You’ve been waiting for it all year long–and it’s here! The next Berkshire Conference on the History of Women will be at the University of Massachusetts, Amherst June 9-12, 2011. The call for papers and all of the details can be found here, and the deadline for proposals is March 1, 2010. (That’s less than five months from now, girls and boys, so put your thinking caps on! Tip of the thinking cap to Tenured Radical, who alerted me to this announcement.)
The conference theme for 2011 is “Generations: Exploring Race, Sexuality, and Labor Across Time and Space.” From the CFP:
2011 marks the 15th Berkshire Conference on Women’s History and the 100th anniversary of International Women’s Day, which was first celebrated in Austria, Denmark, Germany and Switzerland and is now honored by more than sixty countries around the globe. The choice of “Generations” reflects this transnational intellectual, political, and organizational heritage as well as a desire to explore related questions such as:
- How have women’s generative experiences – from production and reproduction to creativity and alliance building – varied across time and space? How have these been appropriated and represented by contemporaries and scholars alike?
- What are the politics of “generation”? Who is encouraged? Who is condemned or discouraged? How has this changed over time?
- Is a global perspective compatible with generational (in the genealogical sense) approaches to the past that tend to reinscribe national/regional/racial boundaries?
- What challenges do historians of women, gender, and sexuality face as these fields and their practitioners mature?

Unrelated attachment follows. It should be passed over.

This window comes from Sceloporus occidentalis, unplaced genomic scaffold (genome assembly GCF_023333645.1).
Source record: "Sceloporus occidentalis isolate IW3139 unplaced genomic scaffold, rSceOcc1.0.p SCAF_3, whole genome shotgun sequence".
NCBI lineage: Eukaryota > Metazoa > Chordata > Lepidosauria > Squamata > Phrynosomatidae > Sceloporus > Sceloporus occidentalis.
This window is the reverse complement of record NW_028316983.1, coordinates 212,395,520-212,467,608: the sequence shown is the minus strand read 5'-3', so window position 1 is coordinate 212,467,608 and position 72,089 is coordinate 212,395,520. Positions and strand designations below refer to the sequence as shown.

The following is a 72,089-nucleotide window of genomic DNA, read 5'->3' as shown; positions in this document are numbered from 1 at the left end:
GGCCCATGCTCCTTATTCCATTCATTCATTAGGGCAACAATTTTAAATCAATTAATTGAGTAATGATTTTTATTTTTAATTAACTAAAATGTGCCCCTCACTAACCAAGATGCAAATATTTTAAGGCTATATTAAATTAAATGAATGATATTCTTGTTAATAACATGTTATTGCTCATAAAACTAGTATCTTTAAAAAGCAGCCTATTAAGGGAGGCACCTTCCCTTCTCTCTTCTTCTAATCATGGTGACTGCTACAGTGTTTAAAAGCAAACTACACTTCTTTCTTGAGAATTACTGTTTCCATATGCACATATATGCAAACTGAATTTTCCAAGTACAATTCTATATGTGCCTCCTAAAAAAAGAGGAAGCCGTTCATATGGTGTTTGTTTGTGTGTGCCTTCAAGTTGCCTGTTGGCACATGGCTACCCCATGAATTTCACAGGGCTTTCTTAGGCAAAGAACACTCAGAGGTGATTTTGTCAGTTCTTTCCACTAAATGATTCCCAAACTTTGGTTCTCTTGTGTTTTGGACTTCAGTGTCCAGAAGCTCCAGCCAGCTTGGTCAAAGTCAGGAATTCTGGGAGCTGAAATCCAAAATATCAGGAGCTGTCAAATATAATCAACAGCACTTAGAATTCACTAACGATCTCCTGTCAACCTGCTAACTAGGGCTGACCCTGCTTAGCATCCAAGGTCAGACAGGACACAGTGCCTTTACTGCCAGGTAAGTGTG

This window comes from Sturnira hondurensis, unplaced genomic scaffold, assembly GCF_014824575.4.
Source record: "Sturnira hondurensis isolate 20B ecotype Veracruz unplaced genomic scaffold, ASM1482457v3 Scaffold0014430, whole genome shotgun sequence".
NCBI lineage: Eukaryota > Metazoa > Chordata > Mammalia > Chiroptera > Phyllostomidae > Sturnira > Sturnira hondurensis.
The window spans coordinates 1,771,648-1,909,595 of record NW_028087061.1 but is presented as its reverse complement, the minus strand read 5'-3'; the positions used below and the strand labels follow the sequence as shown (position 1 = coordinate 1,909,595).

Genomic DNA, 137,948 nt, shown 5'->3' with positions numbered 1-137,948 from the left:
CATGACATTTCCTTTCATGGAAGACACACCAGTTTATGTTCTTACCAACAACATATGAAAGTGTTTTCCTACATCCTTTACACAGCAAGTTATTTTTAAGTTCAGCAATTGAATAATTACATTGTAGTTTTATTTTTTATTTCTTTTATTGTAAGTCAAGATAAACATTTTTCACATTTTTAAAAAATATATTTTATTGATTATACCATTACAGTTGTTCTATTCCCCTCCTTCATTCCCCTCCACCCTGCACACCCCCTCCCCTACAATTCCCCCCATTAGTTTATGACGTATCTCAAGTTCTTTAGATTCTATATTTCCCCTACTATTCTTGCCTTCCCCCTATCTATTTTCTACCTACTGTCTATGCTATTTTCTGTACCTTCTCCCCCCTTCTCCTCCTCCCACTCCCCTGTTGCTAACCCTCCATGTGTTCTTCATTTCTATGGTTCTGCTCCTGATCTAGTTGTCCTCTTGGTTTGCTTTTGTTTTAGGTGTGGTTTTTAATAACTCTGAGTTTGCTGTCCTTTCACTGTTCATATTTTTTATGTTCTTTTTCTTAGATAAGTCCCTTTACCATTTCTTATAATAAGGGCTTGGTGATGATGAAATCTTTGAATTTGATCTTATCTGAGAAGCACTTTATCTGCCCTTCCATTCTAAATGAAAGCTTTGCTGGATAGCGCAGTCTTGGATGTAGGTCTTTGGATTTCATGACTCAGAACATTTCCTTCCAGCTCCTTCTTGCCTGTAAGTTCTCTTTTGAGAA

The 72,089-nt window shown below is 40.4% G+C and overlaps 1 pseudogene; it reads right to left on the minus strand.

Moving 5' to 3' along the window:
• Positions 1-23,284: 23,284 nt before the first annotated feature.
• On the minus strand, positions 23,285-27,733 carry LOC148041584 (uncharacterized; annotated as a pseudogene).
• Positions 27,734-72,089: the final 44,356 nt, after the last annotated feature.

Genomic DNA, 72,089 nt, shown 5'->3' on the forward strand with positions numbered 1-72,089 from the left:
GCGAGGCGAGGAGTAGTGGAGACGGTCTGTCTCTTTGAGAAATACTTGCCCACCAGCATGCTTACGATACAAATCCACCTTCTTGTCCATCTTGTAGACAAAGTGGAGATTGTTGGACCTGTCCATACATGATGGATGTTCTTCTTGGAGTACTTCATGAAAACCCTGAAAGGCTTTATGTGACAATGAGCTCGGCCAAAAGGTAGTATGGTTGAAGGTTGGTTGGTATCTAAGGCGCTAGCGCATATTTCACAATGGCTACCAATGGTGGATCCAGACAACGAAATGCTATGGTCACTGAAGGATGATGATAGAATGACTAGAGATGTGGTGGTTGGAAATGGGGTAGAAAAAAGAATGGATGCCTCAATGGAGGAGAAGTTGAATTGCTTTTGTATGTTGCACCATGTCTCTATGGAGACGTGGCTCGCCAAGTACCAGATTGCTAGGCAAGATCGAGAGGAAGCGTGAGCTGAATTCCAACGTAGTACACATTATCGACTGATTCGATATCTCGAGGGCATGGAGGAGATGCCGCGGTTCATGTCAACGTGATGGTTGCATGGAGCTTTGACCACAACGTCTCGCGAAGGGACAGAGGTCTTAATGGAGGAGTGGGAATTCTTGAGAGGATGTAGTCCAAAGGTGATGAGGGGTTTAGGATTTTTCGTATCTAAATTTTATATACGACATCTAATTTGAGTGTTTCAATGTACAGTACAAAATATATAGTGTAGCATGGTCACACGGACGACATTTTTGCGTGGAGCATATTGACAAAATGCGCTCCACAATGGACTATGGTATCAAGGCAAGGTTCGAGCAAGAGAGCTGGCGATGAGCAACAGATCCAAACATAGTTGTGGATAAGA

To engender further, open-ended engagement with these and other issues, the 2011 conference will include workshops dedicated to discussing precirculated papers on questions and problems (epistemological, methodological, substantive) provoked by the notion of “Generations.”
The conference organizers have changed the organizational structure for the conference substantially, so please read the further instructions carefully: “To encourage transnational discussions, panels will be principally organized along thematic rather than national lines and therefore proposals will be vetted by a transnational group of scholars with expertise in a particular thematic, rather than geographic, field.” So, instead of dividing the work up according to nationality and geography, with a U.S. and Canadian chair, a European chair, and a Global/transnational chair, proposals should be sent to one of the following thematic subcommittees:
Beauty and the Body, Stephanie Camp Migrations: Race, Gender and Activism, Annelise Orleck Economies, Labors, and Consumption, Tracey Deutsch War, Violence, and Terror, Madhavi Kale Youth and Aging, Jennifer Spear Race in Global Perspective, Marilyn Lake Health and Medicine, Julie Livingston Sexuality, Kathy Brown (she’s the Berks president for 2009-2011, and the principal organizer of this conference) Religion: Belief, Practice, Communities, Madhavi Kale Politics and the State, Margot Canaday
Now, that’s an all-star lineup, friends. This new scheme should change the way you assemble your panel and explain your work in your proposals–keep in mind that you’ll need to emphasize themes and not national or regional histories, and that your application will be read by a number of scholars unfamiliar with the region or national history you work within. (P.S. I’m talking to you, modern U.S. historians, for the most part!) Start thinking and e-mailing your colleagues now–the website for applications will be open as of November 1, and I’ll post a reminder and a link as soon as it goes live next month.
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